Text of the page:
All in all, a good story and solid introduction to what I hope will be an interesting series. I also hope it will be a new favorite series which I can fall back on. Rusch is currently at book #13 and she’s still writing.

Review: We Are All Completely Fine by Daryl Gregory

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Rating: ★ ★ ★ ★ ½
Date Read: August 17 to 18, 2014
Read Count: 2
Recommended by:
Recommended for: fans of subtle horror

So very good. If you’re curious about Daryl Gregory but don’t know where to start, consider this novella. It’s short enough to not waste your time and long enough to give you a good sense of his writing.

This story is much more than the sum of its parts, and its genius lies in the subtle writing and unassuming storytelling style, and it’s one of those stories you should go into knowing as little about it as possible, so as to experience it fully it as it unfolds.

Daryl Gregory would like you to imagine a world very much like our own with one significant difference: supernatural monsters are real and they manifest as symptoms of psychological disorders. Only a select few can see these monsters or know of their existence, and these people are usually victims of uniquely disturbing traumas. Dr. Jan Sayer, a psychiatrist and believer, pulls together 5 individuals with similar experiences for a therapy group hoping that by sharing their stories they can alleviate some of their pain and perhaps make peace with their traumas together. It starts as a series of therapy sessions and then unfolds as a series of events that test the merit and mettle of each character, even the good doctor herself.

We’re different from other people, she’d said. We only feel at home when we’re a little bit afraid.

This is easily one of the best character-driven stories I’ve read in awhile, and the writing is as close to perfect as a mix-genre novella can get.

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Review: Cycle of the Werewolf by Stephen King

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Rating: ★ ★ ½ ☆ ☆
Date read: August 28 to 29, 2013
Read count: 2

Every-day life in a small town in Maine is disrupted when a werewolf comes tearing through, literally. He appears every full moon for a few months straight and takes out a couple people while putting everyone in town on edge. His targets and victims are random… at first. The only thing connecting them is that they’re alone when attacked. You’re led to believe that it’s a mindless animal… but is it really?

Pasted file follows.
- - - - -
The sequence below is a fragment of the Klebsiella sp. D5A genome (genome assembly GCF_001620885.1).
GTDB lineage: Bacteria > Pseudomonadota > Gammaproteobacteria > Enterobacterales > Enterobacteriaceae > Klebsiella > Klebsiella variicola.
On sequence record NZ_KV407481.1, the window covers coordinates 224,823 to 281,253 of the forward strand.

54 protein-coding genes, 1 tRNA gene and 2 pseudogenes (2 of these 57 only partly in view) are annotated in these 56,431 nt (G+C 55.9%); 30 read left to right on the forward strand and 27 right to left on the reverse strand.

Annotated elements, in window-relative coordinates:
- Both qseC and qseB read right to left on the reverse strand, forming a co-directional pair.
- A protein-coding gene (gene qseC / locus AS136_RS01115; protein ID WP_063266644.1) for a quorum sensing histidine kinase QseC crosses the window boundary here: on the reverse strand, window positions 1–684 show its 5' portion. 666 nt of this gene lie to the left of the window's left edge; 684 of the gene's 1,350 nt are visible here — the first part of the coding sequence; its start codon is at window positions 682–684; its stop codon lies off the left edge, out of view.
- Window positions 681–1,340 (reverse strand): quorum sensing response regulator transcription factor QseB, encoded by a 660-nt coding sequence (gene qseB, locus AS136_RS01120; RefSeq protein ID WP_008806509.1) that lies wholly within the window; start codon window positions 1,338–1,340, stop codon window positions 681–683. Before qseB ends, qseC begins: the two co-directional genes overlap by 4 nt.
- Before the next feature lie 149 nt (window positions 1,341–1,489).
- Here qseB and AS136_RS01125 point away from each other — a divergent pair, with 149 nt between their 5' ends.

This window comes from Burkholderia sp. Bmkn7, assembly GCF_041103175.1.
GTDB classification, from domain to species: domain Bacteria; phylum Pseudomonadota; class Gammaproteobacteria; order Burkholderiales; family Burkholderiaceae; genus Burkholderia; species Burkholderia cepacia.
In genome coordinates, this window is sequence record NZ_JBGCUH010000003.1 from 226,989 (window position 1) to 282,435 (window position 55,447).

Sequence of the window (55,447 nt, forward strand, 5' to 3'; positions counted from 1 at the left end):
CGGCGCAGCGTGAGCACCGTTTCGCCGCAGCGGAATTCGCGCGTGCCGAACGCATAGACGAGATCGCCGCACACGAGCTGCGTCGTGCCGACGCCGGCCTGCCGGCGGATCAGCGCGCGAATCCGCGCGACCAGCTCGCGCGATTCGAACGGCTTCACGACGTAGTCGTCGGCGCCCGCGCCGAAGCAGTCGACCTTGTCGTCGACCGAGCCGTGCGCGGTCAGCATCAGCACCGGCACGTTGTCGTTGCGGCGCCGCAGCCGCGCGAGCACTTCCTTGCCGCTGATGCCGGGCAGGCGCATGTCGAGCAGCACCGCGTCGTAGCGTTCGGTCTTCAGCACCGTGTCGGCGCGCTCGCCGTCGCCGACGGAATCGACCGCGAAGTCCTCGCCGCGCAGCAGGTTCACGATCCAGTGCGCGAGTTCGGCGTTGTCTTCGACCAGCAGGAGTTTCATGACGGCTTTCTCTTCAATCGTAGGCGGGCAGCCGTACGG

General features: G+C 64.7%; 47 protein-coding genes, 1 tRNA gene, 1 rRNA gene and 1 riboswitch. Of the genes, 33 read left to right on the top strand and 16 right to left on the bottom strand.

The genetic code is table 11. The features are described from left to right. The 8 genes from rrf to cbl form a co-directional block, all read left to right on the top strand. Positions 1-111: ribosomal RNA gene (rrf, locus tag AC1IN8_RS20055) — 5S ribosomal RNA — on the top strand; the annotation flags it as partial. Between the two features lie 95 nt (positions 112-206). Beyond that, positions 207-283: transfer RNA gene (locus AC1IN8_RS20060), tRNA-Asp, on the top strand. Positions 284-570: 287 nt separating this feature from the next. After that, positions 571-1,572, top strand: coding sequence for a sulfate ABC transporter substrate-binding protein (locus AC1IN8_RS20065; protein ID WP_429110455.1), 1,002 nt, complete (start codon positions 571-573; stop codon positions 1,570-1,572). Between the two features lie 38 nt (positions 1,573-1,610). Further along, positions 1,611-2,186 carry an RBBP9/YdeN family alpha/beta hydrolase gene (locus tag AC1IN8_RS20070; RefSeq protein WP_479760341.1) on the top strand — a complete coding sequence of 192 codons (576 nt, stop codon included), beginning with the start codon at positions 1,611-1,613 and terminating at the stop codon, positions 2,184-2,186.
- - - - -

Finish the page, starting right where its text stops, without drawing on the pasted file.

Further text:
This was my first Stephen King book. I read it when I much younger, probably too young to have been browsing through the Stephen King shelves, and I remember really liking it. I still like it, although not as much due to having read better werewolf tales since then.

Half of the fun in reading this story is figuring out who or what the werewolf is, and the other half is Stephen King’s depictions of rural small-town life in hysterics. Since it’s been 100*F where I live for the past week, I thought I’d try the audio to enjoy its wintry depths~. (There’s actually no depths to speak of. The story is very much a linear narrative of a werewolf terrorizing the townsfolk.)

The book:
You get a better sense of the town, scenery, and individual characters in writing. Since this is a novella, events kick off on the first page and the bodies pile up quickly. What I like most about this book is it doesn’t take hundred of pages to set the plot in motion.

The movie:
Pulpy, campy, and so 80s. You know who the werewolf is when he is introduced in human form. Even if I hadn’t read the book, I would have been able to pick out the culprit. On the other hand, there’s Terry O’Quinn. With hair. (I don’t remember exactly. I think he had hair here.)

The audio:
The narrator is good. Make sure you have the 80s version though. It’s funnier than what I was expecting. A few quirky descriptions of the townsfolk made me laugh out loud.

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I’d like to read more Stephen King, but I don’t like the way he begins each book, sets up events, or introduces characters. All of this usually takes up half the book, and by chapter 7, I’m usually half-asleep with the book on my face. For these reasons, I find it difficult to settle into his stories and I always struggle with the narration until the main plot takes off. Once it takes off, though, the book is difficult to put down, but everything until that point is a sleepy uphill slog.

Original review can be found here.